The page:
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Revolutionary Stem Cell Breakthrough Restores Vision Post Eye Injury

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Revolutionary Stem Cell Breakthrough Restores Vision Post Eye Injury
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A groundbreaking stem cell therapy has shown promising results in repairing vision after eye injuries. In a phase 1 clinical trial, four patients with severe chemical burns to their eyes underwent a therapy based on their own stem cells. Even without further treatment, two of the patients reported significant improvements in their vision after a year of follow-up. The other two patients were able to undergo corneal transplants, which were previously not an option due to the severity of their injuries.

The therapy, called cultivated autologous limbal epithelial cell (CALEC) transplantation, involves developing a tissue graft from a small biopsy of stem cells taken from the patient’s healthy eye. Since the cells are taken from the patient’s own body, there is no risk of rejection. The harvested limbal stem cells play a crucial role in preserving the cornea, the transparent outer layer of the eye that light passes through first. Patients with eye injuries often have damage to the limbal area, preventing normal cell regeneration.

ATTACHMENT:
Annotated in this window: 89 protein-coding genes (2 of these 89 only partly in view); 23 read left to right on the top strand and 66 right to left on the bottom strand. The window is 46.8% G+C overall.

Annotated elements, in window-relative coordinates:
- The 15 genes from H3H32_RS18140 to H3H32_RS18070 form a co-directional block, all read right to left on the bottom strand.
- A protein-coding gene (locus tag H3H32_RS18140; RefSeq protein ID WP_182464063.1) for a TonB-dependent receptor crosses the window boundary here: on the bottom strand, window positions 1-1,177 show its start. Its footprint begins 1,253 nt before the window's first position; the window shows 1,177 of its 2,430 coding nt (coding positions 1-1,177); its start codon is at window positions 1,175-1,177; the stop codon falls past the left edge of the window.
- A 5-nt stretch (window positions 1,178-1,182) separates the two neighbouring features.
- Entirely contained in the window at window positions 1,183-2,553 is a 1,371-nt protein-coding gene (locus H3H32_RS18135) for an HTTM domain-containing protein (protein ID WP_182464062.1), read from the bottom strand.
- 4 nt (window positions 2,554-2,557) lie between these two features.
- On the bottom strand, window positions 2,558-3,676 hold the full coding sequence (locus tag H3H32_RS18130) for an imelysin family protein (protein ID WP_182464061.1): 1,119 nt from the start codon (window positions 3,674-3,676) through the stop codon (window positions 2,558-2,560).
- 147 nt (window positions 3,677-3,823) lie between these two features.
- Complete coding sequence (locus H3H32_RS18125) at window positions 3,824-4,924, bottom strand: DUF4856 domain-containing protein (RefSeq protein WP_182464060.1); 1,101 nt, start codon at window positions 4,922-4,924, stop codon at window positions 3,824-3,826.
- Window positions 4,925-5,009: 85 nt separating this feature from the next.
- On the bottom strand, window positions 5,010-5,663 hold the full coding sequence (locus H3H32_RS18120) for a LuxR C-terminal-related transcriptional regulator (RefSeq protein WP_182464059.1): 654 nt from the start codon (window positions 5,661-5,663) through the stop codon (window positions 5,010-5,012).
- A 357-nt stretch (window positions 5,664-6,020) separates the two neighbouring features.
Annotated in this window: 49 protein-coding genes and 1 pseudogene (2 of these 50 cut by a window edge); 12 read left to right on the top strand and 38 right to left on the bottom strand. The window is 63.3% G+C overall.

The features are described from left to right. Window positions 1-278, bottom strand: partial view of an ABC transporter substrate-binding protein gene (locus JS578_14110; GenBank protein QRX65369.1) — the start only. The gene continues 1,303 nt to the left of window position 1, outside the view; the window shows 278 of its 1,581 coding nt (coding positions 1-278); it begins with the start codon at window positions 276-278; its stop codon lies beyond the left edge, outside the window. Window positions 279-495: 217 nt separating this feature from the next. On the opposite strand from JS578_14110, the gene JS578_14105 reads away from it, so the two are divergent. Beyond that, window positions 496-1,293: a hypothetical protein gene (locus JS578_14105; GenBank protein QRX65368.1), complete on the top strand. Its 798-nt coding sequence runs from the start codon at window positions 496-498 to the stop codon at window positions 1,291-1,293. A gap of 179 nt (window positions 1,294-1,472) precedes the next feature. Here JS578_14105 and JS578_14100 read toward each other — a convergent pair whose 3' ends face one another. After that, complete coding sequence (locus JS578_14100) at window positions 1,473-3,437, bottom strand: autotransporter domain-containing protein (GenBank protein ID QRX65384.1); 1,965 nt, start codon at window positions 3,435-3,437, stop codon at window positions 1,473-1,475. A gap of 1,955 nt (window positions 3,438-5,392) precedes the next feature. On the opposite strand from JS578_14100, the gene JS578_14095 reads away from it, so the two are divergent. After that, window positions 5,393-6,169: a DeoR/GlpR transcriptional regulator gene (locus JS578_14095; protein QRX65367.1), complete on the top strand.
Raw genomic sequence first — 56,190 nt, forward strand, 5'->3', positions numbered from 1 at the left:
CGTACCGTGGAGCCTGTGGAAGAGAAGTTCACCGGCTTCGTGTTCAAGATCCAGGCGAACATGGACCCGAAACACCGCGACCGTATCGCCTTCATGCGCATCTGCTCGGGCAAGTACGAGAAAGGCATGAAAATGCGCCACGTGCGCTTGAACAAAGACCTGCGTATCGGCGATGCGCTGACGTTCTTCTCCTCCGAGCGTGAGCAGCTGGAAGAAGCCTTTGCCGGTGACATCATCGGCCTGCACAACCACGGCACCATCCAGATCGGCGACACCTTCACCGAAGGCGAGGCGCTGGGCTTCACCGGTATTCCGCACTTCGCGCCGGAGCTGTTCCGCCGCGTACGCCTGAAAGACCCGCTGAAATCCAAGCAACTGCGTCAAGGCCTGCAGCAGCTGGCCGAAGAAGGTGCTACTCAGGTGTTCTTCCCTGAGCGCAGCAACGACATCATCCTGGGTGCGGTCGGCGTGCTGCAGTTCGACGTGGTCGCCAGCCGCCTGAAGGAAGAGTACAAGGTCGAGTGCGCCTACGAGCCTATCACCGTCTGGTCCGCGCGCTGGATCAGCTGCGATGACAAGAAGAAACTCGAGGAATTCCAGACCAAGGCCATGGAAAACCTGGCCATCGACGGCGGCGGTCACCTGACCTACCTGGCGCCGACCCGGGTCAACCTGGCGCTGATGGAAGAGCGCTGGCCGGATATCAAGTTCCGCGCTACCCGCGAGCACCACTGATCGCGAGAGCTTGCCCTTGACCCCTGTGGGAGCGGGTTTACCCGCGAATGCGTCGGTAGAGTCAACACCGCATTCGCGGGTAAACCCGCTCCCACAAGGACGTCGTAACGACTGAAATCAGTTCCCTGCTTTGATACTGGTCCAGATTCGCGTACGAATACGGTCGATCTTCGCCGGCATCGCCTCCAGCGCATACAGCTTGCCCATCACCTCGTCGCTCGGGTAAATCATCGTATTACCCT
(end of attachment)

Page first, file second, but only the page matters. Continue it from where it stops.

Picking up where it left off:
Traditional treatments for eye damage involve transplanting a healthy cornea from a donor eye, but this is not an option for individuals with significant damage. Alternative methods, such as donor limbal tissue grafts or transplanting healthy eye cells, also have limitations. The CALEC transplantation approach addresses these limitations by using a minimal amount of healthy eye stem cell tissue to grow a larger layer of cells. Once transplanted onto the injured eye’s surface, these cells facilitate the regeneration of healthy tissue. This restoration allows patients to receive a conventional corneal transplant, which some patients in the trial did not require.

The phase 1 trial included four male patients aged 31 to 52 years. One patient did not experience improved vision but was able to receive a cornea transplant after his eye surface healed. Another patient had a successful transplant three years later after an initial biopsy failed to produce a viable stem cell graft. The other two patients experienced significant improvement in vision, reaching 20/30 vision and not requiring a corneal transplant.

The procedure’s short-term feasibility and safety were also proven, as all patients’ biopsied eyes healed without complications and vision returned within four weeks. The research team is now completing the next phase of the clinical trial to further evaluate the efficacy of the CALEC procedure. The findings of this study offer hope to patients with untreatable vision loss and pain resulting from major cornea injuries. CALEC therapy could potentially fill a crucial treatment gap for those with chemical burns and other injuries that prevent them from receiving a cornea transplant.

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